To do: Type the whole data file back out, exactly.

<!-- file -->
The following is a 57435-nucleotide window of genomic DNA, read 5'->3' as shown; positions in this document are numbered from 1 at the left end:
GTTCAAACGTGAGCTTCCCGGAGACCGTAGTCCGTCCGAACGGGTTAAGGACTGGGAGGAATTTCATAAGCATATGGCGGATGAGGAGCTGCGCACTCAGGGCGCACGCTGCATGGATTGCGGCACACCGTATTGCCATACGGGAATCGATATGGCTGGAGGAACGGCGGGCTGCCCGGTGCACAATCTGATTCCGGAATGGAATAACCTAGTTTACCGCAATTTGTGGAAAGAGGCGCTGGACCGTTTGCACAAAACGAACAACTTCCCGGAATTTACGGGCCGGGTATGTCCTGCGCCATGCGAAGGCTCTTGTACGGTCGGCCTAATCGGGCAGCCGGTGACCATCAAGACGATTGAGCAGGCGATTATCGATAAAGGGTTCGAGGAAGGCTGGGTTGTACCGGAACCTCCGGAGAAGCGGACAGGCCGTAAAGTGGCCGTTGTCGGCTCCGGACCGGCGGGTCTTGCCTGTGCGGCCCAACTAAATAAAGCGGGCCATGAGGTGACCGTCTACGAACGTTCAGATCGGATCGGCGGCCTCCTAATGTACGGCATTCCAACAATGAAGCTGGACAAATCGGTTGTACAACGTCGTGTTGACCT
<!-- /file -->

The following is a 57435-nucleotide window of genomic DNA, read 5'->3' as shown; positions in this document are numbered from 1 at the left end:
GTTCAAACGTGAGCTTCCCGGAGACCGTAGTCCGTCCGAACGGGTTAAGGACTGGGAGGAATTTCATAAGCATATGGCGGATGAGGAGCTGCGCACTCAGGGCGCACGCTGCATGGATTGCGGCACACCGTATTGCCATACGGGAATCGATATGGCTGGAGGAACGGCGGGCTGCCCGGTGCACAATCTGATTCCGGAATGGAATAACCTAGTTTACCGCAATTTGTGGAAAGAGGCGCTGGACCGTTTGCACAAAACGAACAACTTCCCGGAATTTACGGGCCGGGTATGTCCTGCGCCATGCGAAGGCTCTTGTACGGTCGGCCTAATCGGGCAGCCGGTGACCATCAAGACGATTGAGCAGGCGATTATCGATAAAGGGTTCGAGGAAGGCTGGGTTGTACCGGAACCTCCGGAGAAGCGGACAGGCCGTAAAGTGGCCGTTGTCGGCTCCGGACCGGCGGGTCTTGCCTGTGCGGCCCAACTAAATAAAGCGGGCCATGAGGTGACCGTCTACGAACGTTCAGATCGGATCGGCGGCCTCCTAATGTACGGCATTCCAACAATGAAGCTGGACAAATCGGTTGTACAACGTCGTGTTGACCT